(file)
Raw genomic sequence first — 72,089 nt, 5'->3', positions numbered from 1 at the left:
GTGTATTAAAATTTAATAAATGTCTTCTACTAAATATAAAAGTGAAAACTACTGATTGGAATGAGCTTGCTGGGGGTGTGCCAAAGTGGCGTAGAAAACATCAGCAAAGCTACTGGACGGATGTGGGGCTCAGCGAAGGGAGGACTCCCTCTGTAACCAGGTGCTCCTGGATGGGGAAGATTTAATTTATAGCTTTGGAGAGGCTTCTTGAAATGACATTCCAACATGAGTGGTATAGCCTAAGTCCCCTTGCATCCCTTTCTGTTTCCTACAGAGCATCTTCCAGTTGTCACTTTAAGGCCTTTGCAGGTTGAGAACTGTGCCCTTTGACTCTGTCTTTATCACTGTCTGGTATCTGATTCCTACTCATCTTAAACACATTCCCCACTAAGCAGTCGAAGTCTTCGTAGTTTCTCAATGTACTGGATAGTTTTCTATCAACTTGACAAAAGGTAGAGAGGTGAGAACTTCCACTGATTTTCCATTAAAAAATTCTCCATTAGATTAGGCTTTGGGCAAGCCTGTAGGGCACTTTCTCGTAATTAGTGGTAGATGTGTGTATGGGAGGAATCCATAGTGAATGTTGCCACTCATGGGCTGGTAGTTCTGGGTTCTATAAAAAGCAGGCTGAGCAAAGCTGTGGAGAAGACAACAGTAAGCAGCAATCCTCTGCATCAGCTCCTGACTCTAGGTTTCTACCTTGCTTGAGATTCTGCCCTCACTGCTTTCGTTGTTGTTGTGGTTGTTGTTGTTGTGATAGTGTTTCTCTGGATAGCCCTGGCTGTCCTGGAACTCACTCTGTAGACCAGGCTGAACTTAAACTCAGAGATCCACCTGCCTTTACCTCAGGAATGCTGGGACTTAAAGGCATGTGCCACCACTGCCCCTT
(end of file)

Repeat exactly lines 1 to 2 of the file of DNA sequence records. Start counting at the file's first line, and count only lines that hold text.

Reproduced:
Raw genomic sequence first — 72,089 nt, 5'->3', positions numbered from 1 at the left:
GTGTATTAAAATTTAATAAATGTCTTCTACTAAATATAAAAGTGAAAACTACTGATTGGAATGAGCTTGCTGGGGGTGTGCCAAAGTGGCGTAGAAAACATCAGCAAAGCTACTGGACGGATGTGGGGCTCAGCGAAGGGAGGACTCCCTCTGTAACCAGGTGCTCCTGGATGGGGAAGATTTAATTTATAGCTTTGGAGAGGCTTCTTGAAATGACATTCCAACATGAGTGGTATAGCCTAAGTCCCCTTGCATCCCTTTCTGTTTCCTACAGAGCATCTTCCAGTTGTCACTTTAAGGCCTTTGCAGGTTGAGAACTGTGCCCTTTGACTCTGTCTTTATCACTGTCTGGTATCTGATTCCTACTCATCTTAAACACATTCCCCACTAAGCAGTCGAAGTCTTCGTAGTTTCTCAATGTACTGGATAGTTTTCTATCAACTTGACAAAAGGTAGAGAGGTGAGAACTTCCACTGATTTTCCATTAAAAAATTCTCCATTAGATTAGGCTTTGGGCAAGCCTGTAGGGCACTTTCTCGTAATTAGTGGTAGATGTGTGTATGGGAGGAATCCATAGTGAATGTTGCCACTCATGGGCTGGTAGTTCTGGGTTCTATAAAAAGCAGGCTGAGCAAAGCTGTGGAGAAGACAACAGTAAGCAGCAATCCTCTGCATCAGCTCCTGACTCTAGGTTTCTACCTTGCTTGAGATTCTGCCCTCACTGCTTTCGTTGTTGTTGTGGTTGTTGTTGTTGTGATAGTGTTTCTCTGGATAGCCCTGGCTGTCCTGGAACTCACTCTGTAGACCAGGCTGAACTTAAACTCAGAGATCCACCTGCCTTTACCTCAGGAATGCTGGGACTTAAAGGCATGTGCCACCACTGCCCCTT